I’m no stranger to a press conference. I’ve been to many in the past few years — as an observer, as part of the organisers, and as part of the press. When I became an HIV advocate, I found myself seated at the table in front and facing the press who then asked me questions. That was a new development for me but because I was fuelled by a need to share my story so that people could learn about HIV and what it means and how one can get it — I had a mission, and that’s what made it easy to bare.
You see, since I turned twenty-seven or something, this need to be in the spotlight kind of disappeared and faded away. I was fine not having to be on the centre stage.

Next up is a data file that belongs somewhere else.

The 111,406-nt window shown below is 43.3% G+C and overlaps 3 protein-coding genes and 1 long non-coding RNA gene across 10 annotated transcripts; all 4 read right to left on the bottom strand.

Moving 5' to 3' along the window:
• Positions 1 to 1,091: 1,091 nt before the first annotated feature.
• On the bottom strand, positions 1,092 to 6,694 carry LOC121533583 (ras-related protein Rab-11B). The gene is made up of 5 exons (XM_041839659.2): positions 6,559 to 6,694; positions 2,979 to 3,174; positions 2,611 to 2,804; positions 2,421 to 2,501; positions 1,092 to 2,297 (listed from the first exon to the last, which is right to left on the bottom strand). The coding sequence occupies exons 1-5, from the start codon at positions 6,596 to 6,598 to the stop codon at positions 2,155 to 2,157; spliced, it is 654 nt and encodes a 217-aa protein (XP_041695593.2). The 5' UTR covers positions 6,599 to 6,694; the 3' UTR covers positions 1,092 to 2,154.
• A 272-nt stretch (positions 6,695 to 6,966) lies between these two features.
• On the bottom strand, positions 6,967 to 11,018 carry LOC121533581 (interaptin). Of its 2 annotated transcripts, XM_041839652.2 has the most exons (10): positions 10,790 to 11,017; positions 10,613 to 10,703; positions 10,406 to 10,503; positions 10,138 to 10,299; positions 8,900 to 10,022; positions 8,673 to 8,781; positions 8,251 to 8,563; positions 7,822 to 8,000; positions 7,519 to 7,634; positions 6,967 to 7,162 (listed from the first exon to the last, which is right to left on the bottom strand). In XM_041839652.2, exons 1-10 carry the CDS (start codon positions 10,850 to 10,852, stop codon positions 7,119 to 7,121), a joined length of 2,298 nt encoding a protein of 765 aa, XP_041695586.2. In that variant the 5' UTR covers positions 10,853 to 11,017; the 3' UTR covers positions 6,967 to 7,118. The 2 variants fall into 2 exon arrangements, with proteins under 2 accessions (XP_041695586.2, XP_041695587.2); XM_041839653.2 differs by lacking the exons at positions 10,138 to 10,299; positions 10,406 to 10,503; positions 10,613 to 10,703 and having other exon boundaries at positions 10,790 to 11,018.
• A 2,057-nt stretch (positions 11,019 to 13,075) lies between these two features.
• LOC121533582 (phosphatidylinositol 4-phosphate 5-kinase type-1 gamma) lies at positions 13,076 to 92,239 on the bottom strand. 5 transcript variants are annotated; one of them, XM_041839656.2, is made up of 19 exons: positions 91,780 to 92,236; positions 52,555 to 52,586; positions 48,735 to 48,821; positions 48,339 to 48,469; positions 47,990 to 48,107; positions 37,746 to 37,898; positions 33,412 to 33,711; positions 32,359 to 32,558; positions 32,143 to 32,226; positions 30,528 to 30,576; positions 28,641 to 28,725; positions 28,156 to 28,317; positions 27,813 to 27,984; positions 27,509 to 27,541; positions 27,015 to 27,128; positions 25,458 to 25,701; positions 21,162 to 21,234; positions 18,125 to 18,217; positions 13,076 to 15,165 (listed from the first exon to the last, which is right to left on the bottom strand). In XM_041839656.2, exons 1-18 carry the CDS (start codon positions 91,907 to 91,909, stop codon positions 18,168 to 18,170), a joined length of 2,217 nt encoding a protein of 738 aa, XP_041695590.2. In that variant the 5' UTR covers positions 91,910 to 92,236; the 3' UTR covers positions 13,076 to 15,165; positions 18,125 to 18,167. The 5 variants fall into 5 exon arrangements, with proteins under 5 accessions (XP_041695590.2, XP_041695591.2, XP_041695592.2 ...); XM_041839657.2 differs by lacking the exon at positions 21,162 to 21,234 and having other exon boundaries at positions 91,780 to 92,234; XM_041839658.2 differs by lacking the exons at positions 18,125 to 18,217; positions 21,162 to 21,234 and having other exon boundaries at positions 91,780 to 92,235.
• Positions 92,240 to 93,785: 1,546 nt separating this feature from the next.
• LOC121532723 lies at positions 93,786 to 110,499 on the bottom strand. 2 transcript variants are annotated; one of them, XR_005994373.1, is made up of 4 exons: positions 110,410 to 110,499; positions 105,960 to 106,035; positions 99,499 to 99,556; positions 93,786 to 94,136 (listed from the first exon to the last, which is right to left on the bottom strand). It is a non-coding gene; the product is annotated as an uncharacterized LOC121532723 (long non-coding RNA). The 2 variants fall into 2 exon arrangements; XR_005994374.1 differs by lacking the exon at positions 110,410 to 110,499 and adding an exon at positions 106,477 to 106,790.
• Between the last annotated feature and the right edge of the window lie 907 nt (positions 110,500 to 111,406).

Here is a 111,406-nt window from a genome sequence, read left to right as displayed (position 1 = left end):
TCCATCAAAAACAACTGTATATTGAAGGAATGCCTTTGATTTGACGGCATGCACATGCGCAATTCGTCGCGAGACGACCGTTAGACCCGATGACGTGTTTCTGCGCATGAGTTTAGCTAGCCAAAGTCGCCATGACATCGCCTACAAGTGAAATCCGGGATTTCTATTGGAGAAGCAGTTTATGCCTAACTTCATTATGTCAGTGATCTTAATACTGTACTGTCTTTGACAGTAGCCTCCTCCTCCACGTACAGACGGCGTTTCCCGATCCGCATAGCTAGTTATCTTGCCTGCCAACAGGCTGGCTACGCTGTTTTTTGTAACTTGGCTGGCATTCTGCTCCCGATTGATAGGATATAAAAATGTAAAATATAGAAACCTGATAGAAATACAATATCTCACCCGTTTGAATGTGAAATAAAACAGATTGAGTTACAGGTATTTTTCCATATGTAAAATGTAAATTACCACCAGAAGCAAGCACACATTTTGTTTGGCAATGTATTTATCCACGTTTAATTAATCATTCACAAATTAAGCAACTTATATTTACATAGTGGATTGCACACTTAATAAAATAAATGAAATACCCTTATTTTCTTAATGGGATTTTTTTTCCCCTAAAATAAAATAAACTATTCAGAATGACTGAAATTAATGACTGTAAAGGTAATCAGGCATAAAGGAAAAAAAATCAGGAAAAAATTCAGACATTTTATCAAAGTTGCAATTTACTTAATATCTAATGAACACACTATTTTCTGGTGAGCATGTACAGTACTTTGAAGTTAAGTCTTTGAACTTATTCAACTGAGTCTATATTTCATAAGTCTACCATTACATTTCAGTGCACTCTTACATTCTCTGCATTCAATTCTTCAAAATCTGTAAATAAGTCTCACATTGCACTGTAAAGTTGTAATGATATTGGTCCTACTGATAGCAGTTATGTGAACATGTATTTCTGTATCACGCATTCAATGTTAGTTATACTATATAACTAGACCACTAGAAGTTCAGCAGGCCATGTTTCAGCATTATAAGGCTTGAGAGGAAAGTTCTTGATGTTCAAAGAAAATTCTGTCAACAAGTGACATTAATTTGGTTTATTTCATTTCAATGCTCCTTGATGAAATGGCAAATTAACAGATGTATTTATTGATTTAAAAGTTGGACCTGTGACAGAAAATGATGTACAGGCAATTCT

Yesterday, I found myself at the front again, facing the press, but this time as the screenwriter for Sonata. I really don’t know why I was nervous considering that I’ve done this several times before for the advocacy. I guess, as an HIV advocate, I had nothing to prove. I have HIV and my experiences are valid and my opinions are my own. I don’t represent any organisation or group and I might be speaking in behalf of the HIV community when I go to these things, but I always try to be inclusive and relate that my experiences are my own and not always shared by the community in general. I felt safe to be myself and that I didn’t have to prove anything to anyone. I just needed to share what had happened to me and what had happened after.